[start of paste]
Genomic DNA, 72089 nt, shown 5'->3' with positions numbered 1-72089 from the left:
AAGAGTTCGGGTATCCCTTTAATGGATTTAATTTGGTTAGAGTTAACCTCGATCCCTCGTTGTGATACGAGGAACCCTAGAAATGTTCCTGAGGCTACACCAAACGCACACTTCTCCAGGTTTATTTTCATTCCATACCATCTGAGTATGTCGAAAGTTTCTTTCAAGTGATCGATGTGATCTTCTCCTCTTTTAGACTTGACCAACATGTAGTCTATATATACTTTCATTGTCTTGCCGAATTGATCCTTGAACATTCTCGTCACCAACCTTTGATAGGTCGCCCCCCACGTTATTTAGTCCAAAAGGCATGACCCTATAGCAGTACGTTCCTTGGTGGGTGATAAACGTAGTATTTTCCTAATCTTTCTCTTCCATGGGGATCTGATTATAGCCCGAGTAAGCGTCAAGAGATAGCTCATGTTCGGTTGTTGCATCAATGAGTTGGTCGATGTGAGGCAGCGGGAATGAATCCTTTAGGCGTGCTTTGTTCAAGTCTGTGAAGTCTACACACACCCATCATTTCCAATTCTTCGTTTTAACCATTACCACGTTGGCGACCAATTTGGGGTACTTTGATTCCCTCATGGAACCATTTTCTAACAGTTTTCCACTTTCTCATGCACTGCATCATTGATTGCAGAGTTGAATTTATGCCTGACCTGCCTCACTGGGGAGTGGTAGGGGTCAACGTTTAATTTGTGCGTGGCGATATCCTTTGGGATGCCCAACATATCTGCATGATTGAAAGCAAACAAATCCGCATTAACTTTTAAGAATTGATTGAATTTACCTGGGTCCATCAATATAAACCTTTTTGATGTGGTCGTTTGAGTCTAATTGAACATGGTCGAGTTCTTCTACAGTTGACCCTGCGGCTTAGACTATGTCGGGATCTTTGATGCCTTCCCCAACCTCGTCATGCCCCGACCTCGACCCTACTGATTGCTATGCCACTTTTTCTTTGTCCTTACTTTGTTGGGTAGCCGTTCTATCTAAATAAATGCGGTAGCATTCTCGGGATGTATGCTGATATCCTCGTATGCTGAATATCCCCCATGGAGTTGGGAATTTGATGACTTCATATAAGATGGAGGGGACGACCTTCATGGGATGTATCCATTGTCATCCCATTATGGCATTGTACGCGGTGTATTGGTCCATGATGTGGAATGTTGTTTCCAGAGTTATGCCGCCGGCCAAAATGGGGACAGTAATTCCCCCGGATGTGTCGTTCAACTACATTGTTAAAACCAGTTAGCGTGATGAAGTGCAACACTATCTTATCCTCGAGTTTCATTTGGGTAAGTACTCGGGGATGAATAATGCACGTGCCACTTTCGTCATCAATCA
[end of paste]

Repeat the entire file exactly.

Genomic DNA, 72089 nt, shown 5'->3' with positions numbered 1-72089 from the left:
AAGAGTTCGGGTATCCCTTTAATGGATTTAATTTGGTTAGAGTTAACCTCGATCCCTCGTTGTGATACGAGGAACCCTAGAAATGTTCCTGAGGCTACACCAAACGCACACTTCTCCAGGTTTATTTTCATTCCATACCATCTGAGTATGTCGAAAGTTTCTTTCAAGTGATCGATGTGATCTTCTCCTCTTTTAGACTTGACCAACATGTAGTCTATATATACTTTCATTGTCTTGCCGAATTGATCCTTGAACATTCTCGTCACCAACCTTTGATAGGTCGCCCCCCACGTTATTTAGTCCAAAAGGCATGACCCTATAGCAGTACGTTCCTTGGTGGGTGATAAACGTAGTATTTTCCTAATCTTTCTCTTCCATGGGGATCTGATTATAGCCCGAGTAAGCGTCAAGAGATAGCTCATGTTCGGTTGTTGCATCAATGAGTTGGTCGATGTGAGGCAGCGGGAATGAATCCTTTAGGCGTGCTTTGTTCAAGTCTGTGAAGTCTACACACACCCATCATTTCCAATTCTTCGTTTTAACCATTACCACGTTGGCGACCAATTTGGGGTACTTTGATTCCCTCATGGAACCATTTTCTAACAGTTTTCCACTTTCTCATGCACTGCATCATTGATTGCAGAGTTGAATTTATGCCTGACCTGCCTCACTGGGGAGTGGTAGGGGTCAACGTTTAATTTGTGCGTGGCGATATCCTTTGGGATGCCCAACATATCTGCATGATTGAAAGCAAACAAATCCGCATTAACTTTTAAGAATTGATTGAATTTACCTGGGTCCATCAATATAAACCTTTTTGATGTGGTCGTTTGAGTCTAATTGAACATGGTCGAGTTCTTCTACAGTTGACCCTGCGGCTTAGACTATGTCGGGATCTTTGATGCCTTCCCCAACCTCGTCATGCCCCGACCTCGACCCTACTGATTGCTATGCCACTTTTTCTTTGTCCTTACTTTGTTGGGTAGCCGTTCTATCTAAATAAATGCGGTAGCATTCTCGGGATGTATGCTGATATCCTCGTATGCTGAATATCCCCCATGGAGTTGGGAATTTGATGACTTCATATAAGATGGAGGGGACGACCTTCATGGGATGTATCCATTGTCATCCCATTATGGCATTGTACGCGGTGTATTGGTCCATGATGTGGAATGTTGTTTCCAGAGTTATGCCGCCGGCCAAAATGGGGACAGTAATTCCCCCGGATGTGTCGTTCAACTACATTGTTAAAACCAGTTAGCGTGATGAAGTGCAACACTATCTTATCCTCGAGTTTCATTTGGGTAAGTACTCGGGGATGAATAATGCACGTGCCACTTTCGTCATCAATCA